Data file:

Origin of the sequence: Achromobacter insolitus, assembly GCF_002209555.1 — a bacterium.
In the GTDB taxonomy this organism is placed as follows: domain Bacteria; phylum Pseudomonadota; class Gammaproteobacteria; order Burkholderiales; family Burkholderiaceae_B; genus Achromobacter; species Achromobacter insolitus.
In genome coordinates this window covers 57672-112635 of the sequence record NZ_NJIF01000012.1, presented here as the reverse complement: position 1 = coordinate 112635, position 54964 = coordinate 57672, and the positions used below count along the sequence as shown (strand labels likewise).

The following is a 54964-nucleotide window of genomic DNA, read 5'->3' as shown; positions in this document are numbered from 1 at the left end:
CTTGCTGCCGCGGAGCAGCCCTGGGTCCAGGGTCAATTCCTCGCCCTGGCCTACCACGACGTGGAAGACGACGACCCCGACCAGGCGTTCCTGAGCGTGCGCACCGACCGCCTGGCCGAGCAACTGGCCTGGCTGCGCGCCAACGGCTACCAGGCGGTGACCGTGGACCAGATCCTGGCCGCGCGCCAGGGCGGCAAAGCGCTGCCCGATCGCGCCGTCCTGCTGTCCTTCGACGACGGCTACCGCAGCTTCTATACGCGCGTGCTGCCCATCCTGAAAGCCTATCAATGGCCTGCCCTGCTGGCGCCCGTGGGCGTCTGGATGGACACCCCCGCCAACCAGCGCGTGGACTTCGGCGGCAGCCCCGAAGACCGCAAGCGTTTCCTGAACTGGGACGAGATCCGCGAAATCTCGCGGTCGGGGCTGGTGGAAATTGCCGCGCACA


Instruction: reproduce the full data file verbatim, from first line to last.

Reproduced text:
Origin of the sequence: Achromobacter insolitus, assembly GCF_002209555.1 — a bacterium.
In the GTDB taxonomy this organism is placed as follows: domain Bacteria; phylum Pseudomonadota; class Gammaproteobacteria; order Burkholderiales; family Burkholderiaceae_B; genus Achromobacter; species Achromobacter insolitus.
In genome coordinates this window covers 57672-112635 of the sequence record NZ_NJIF01000012.1, presented here as the reverse complement: position 1 = coordinate 112635, position 54964 = coordinate 57672, and the positions used below count along the sequence as shown (strand labels likewise).

The following is a 54964-nucleotide window of genomic DNA, read 5'->3' as shown; positions in this document are numbered from 1 at the left end:
CTTGCTGCCGCGGAGCAGCCCTGGGTCCAGGGTCAATTCCTCGCCCTGGCCTACCACGACGTGGAAGACGACGACCCCGACCAGGCGTTCCTGAGCGTGCGCACCGACCGCCTGGCCGAGCAACTGGCCTGGCTGCGCGCCAACGGCTACCAGGCGGTGACCGTGGACCAGATCCTGGCCGCGCGCCAGGGCGGCAAAGCGCTGCCCGATCGCGCCGTCCTGCTGTCCTTCGACGACGGCTACCGCAGCTTCTATACGCGCGTGCTGCCCATCCTGAAAGCCTATCAATGGCCTGCCCTGCTGGCGCCCGTGGGCGTCTGGATGGACACCCCCGCCAACCAGCGCGTGGACTTCGGCGGCAGCCCCGAAGACCGCAAGCGTTTCCTGAACTGGGACGAGATCCGCGAAATCTCGCGGTCGGGGCTGGTGGAAATTGCCGCGCACA